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Thursday, July 28, 2011

Youth Ministry

It doesn't take a lot of intelligence to see that the marriage of the Bible (the lifelong union of a man and a woman for the purposes of procreation and complementing) is not the marriage of today. Nor is it any great insight to see the erosion of this position over the past century. It wasn't big steps, of course, but it wasn't invisible. There was the feminist movement that sought to free wives from the biblical construct of "wives, submit to your husbands as to the Lord". There was the "free love" movement of the 60's that sought to free couples from the biblical construct of sex within marriage. There was the "no fault divorce" concept that sought to free married couples from the biblical requirement of a lifelong union. There was the romance of the media that sought to eliminate the biblical concept that husbands and wives were meant to complement one another rather than warm each other's hearts. And, of course, we're now at the "marriage equity" stage where, having stripped off all the components that made marriage marriage, they seek to eliminate the biblical concept of "husband and wife" and leave it at "spouses", whatever the gender. And children? Children are a nuisance or, at best, a rare and prized possession. So far have we drifted in such a short time from the original concept that to even suggest my biblical definition (the lifelong union of a man and a woman for the purposes of procreation and complementing) is generally regarded as ludicrous. "No one thinks that anymore."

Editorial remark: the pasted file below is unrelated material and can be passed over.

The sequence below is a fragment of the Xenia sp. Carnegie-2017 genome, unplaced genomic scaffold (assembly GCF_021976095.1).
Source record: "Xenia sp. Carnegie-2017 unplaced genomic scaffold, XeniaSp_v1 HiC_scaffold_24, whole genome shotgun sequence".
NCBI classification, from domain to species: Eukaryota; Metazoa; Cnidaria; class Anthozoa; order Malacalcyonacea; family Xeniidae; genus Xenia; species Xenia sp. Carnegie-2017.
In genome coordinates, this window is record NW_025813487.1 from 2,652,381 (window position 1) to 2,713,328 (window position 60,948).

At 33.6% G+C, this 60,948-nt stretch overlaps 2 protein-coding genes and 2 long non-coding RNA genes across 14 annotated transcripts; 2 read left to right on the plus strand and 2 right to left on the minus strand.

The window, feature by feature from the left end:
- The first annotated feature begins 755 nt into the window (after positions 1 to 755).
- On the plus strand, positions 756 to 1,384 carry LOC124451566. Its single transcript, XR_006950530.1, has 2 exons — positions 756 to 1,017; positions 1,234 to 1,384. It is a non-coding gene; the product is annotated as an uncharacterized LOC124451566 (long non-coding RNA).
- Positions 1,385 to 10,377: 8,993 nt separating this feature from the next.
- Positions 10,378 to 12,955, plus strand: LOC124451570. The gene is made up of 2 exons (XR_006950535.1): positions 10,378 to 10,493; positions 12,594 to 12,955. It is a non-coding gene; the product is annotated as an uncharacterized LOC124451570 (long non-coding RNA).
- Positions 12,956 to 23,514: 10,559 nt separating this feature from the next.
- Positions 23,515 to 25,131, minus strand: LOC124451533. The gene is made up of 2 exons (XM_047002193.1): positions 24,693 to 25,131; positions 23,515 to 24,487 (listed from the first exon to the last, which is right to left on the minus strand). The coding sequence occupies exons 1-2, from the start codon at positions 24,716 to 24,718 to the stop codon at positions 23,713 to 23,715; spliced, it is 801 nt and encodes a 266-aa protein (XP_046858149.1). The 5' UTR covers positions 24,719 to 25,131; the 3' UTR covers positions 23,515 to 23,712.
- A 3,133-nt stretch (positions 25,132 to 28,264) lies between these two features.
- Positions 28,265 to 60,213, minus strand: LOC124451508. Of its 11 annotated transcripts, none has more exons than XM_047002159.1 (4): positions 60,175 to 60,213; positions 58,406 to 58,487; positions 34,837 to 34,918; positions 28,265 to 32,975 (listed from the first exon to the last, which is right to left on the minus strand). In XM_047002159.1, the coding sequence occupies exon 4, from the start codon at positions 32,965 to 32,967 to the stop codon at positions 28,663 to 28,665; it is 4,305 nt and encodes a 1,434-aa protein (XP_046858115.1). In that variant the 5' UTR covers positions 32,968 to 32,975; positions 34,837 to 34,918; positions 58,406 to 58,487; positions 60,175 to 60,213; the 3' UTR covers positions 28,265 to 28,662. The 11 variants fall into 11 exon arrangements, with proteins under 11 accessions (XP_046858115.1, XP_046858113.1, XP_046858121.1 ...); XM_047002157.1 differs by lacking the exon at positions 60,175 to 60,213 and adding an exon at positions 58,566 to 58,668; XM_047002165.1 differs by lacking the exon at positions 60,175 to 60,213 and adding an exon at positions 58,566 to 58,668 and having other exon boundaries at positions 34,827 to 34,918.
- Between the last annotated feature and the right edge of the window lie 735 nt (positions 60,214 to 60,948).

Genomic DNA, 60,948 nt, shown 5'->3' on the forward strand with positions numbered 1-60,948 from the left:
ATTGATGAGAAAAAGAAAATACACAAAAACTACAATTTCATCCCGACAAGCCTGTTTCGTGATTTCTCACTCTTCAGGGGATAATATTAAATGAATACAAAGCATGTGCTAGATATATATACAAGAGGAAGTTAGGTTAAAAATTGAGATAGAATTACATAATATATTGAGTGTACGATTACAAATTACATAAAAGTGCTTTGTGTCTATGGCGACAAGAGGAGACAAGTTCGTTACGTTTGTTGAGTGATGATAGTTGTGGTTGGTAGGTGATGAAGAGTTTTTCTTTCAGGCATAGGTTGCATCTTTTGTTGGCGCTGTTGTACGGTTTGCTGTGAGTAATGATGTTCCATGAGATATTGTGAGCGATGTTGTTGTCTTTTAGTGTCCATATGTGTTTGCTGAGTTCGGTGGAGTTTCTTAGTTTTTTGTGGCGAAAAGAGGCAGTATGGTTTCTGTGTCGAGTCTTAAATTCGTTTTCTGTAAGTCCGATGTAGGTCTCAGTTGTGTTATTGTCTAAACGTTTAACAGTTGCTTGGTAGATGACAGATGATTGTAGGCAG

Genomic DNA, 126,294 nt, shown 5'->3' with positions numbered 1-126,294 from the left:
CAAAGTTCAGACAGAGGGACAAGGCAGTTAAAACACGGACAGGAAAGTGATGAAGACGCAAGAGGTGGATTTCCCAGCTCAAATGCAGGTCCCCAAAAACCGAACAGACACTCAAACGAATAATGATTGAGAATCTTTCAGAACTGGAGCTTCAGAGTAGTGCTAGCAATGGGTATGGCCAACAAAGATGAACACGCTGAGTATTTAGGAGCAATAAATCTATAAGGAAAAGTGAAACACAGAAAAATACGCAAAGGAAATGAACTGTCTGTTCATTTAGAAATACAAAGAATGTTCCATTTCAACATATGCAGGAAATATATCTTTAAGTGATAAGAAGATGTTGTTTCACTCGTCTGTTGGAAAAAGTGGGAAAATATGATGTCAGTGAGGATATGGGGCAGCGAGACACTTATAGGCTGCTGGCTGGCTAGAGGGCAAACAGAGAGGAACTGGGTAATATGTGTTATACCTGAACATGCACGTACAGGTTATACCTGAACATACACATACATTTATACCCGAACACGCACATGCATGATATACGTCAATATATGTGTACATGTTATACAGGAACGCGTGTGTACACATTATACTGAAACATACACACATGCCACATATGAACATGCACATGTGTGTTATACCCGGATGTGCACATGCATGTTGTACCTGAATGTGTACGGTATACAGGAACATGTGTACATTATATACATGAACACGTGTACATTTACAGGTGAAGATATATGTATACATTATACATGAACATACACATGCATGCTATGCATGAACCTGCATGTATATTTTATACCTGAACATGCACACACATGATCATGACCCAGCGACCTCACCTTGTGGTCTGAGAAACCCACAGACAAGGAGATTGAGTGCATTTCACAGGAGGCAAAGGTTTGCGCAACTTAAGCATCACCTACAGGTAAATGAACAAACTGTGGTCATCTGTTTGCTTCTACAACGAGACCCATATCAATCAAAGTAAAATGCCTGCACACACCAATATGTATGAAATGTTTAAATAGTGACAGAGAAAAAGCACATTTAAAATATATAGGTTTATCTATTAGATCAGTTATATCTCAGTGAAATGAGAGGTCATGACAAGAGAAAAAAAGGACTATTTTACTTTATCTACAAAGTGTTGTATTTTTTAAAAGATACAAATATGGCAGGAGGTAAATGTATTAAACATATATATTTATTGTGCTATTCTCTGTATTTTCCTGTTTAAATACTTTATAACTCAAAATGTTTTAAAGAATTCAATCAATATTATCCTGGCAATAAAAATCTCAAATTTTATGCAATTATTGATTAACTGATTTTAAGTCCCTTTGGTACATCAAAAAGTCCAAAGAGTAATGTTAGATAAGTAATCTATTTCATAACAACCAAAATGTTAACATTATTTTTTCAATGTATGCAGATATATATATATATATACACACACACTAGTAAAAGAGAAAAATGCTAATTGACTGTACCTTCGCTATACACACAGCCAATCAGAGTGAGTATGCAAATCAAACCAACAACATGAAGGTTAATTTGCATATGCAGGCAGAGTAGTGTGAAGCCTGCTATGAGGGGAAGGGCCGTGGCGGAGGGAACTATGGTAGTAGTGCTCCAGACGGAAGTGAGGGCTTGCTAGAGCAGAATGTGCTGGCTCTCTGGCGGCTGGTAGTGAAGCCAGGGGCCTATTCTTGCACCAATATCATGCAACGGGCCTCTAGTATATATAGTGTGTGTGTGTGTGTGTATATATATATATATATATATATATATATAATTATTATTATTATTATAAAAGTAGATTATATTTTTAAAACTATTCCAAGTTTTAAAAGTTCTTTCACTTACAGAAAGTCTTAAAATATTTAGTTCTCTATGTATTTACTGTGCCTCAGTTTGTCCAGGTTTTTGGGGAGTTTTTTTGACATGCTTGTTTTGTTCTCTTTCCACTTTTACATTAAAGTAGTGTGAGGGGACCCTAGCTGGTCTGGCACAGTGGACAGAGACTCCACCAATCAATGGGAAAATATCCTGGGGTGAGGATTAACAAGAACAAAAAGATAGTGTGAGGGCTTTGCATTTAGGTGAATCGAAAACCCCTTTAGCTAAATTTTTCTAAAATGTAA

What has this to do with youth ministry? I fear that I see the same thing happening in the church.